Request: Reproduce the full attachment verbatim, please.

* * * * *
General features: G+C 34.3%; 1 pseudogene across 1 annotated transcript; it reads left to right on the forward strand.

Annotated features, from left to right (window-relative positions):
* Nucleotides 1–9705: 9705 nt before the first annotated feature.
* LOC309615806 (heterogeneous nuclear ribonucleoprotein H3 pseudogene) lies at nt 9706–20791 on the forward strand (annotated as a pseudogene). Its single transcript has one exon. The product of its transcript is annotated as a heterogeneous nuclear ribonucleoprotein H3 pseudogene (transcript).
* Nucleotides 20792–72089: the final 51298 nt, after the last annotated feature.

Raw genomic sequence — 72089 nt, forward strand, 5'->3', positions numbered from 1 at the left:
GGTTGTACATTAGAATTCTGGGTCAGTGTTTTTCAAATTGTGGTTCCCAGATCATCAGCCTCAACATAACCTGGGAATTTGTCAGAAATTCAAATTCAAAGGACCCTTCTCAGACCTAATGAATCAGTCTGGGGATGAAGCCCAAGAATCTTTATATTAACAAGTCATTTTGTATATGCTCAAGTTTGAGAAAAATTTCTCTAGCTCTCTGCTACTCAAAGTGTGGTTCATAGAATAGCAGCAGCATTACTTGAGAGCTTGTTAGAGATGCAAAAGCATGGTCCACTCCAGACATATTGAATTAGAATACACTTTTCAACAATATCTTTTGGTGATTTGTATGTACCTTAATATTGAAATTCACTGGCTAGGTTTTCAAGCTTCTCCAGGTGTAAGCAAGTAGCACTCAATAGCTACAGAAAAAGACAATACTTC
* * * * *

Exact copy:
General features: G+C 34.3%; 1 pseudogene across 1 annotated transcript; it reads left to right on the forward strand.

Annotated features, from left to right (window-relative positions):
* Nucleotides 1–9705: 9705 nt before the first annotated feature.
* LOC309615806 (heterogeneous nuclear ribonucleoprotein H3 pseudogene) lies at nt 9706–20791 on the forward strand (annotated as a pseudogene). Its single transcript has one exon. The product of its transcript is annotated as a heterogeneous nuclear ribonucleoprotein H3 pseudogene (transcript).
* Nucleotides 20792–72089: the final 51298 nt, after the last annotated feature.

Raw genomic sequence — 72089 nt, forward strand, 5'->3', positions numbered from 1 at the left:
GGTTGTACATTAGAATTCTGGGTCAGTGTTTTTCAAATTGTGGTTCCCAGATCATCAGCCTCAACATAACCTGGGAATTTGTCAGAAATTCAAATTCAAAGGACCCTTCTCAGACCTAATGAATCAGTCTGGGGATGAAGCCCAAGAATCTTTATATTAACAAGTCATTTTGTATATGCTCAAGTTTGAGAAAAATTTCTCTAGCTCTCTGCTACTCAAAGTGTGGTTCATAGAATAGCAGCAGCATTACTTGAGAGCTTGTTAGAGATGCAAAAGCATGGTCCACTCCAGACATATTGAATTAGAATACACTTTTCAACAATATCTTTTGGTGATTTGTATGTACCTTAATATTGAAATTCACTGGCTAGGTTTTCAAGCTTCTCCAGGTGTAAGCAAGTAGCACTCAATAGCTACAGAAAAAGACAATACTTC